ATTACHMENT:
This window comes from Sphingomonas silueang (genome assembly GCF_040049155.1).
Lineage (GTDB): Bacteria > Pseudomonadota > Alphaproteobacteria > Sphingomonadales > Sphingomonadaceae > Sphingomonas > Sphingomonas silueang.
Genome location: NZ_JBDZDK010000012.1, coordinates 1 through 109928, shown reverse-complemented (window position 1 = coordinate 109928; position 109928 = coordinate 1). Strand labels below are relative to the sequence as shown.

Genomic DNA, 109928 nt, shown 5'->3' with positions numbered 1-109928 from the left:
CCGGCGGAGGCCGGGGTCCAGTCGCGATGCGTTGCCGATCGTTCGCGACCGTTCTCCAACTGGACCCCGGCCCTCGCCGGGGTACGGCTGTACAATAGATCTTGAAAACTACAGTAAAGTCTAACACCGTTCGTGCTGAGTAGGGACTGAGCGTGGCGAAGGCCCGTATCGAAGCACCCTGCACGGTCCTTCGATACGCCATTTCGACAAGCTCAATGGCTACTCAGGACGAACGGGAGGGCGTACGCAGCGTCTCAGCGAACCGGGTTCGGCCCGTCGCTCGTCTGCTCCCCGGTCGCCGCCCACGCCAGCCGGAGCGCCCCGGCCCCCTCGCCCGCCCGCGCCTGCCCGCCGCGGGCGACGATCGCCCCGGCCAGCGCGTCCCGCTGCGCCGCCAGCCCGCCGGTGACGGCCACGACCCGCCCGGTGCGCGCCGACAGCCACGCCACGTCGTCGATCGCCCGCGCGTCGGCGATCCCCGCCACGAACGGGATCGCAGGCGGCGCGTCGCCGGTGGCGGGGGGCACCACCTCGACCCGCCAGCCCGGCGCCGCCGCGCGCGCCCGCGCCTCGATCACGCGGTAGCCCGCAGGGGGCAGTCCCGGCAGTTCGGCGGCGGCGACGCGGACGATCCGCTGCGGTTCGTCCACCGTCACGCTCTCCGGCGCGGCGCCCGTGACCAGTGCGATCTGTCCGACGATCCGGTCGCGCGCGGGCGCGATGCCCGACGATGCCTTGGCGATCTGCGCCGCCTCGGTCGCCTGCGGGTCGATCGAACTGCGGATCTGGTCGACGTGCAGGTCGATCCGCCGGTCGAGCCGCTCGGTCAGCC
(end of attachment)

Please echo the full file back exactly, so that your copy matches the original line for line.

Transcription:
This window comes from Sphingomonas silueang (genome assembly GCF_040049155.1).
Lineage (GTDB): Bacteria > Pseudomonadota > Alphaproteobacteria > Sphingomonadales > Sphingomonadaceae > Sphingomonas > Sphingomonas silueang.
Genome location: NZ_JBDZDK010000012.1, coordinates 1 through 109928, shown reverse-complemented (window position 1 = coordinate 109928; position 109928 = coordinate 1). Strand labels below are relative to the sequence as shown.

Genomic DNA, 109928 nt, shown 5'->3' with positions numbered 1-109928 from the left:
CCGGCGGAGGCCGGGGTCCAGTCGCGATGCGTTGCCGATCGTTCGCGACCGTTCTCCAACTGGACCCCGGCCCTCGCCGGGGTACGGCTGTACAATAGATCTTGAAAACTACAGTAAAGTCTAACACCGTTCGTGCTGAGTAGGGACTGAGCGTGGCGAAGGCCCGTATCGAAGCACCCTGCACGGTCCTTCGATACGCCATTTCGACAAGCTCAATGGCTACTCAGGACGAACGGGAGGGCGTACGCAGCGTCTCAGCGAACCGGGTTCGGCCCGTCGCTCGTCTGCTCCCCGGTCGCCGCCCACGCCAGCCGGAGCGCCCCGGCCCCCTCGCCCGCCCGCGCCTGCCCGCCGCGGGCGACGATCGCCCCGGCCAGCGCGTCCCGCTGCGCCGCCAGCCCGCCGGTGACGGCCACGACCCGCCCGGTGCGCGCCGACAGCCACGCCACGTCGTCGATCGCCCGCGCGTCGGCGATCCCCGCCACGAACGGGATCGCAGGCGGCGCGTCGCCGGTGGCGGGGGGCACCACCTCGACCCGCCAGCCCGGCGCCGCCGCGCGCGCCCGCGCCTCGATCACGCGGTAGCCCGCAGGGGGCAGTCCCGGCAGTTCGGCGGCGGCGACGCGGACGATCCGCTGCGGTTCGTCCACCGTCACGCTCTCCGGCGCGGCGCCCGTGACCAGTGCGATCTGTCCGACGATCCGGTCGCGCGCGGGCGCGATGCCCGACGATGCCTTGGCGATCTGCGCCGCCTCGGTCGCCTGCGGGTCGATCGAACTGCGGATCTGGTCGACGTGCAGGTCGATCCGCCGGTCGAGCCGCTCGGTCAGCC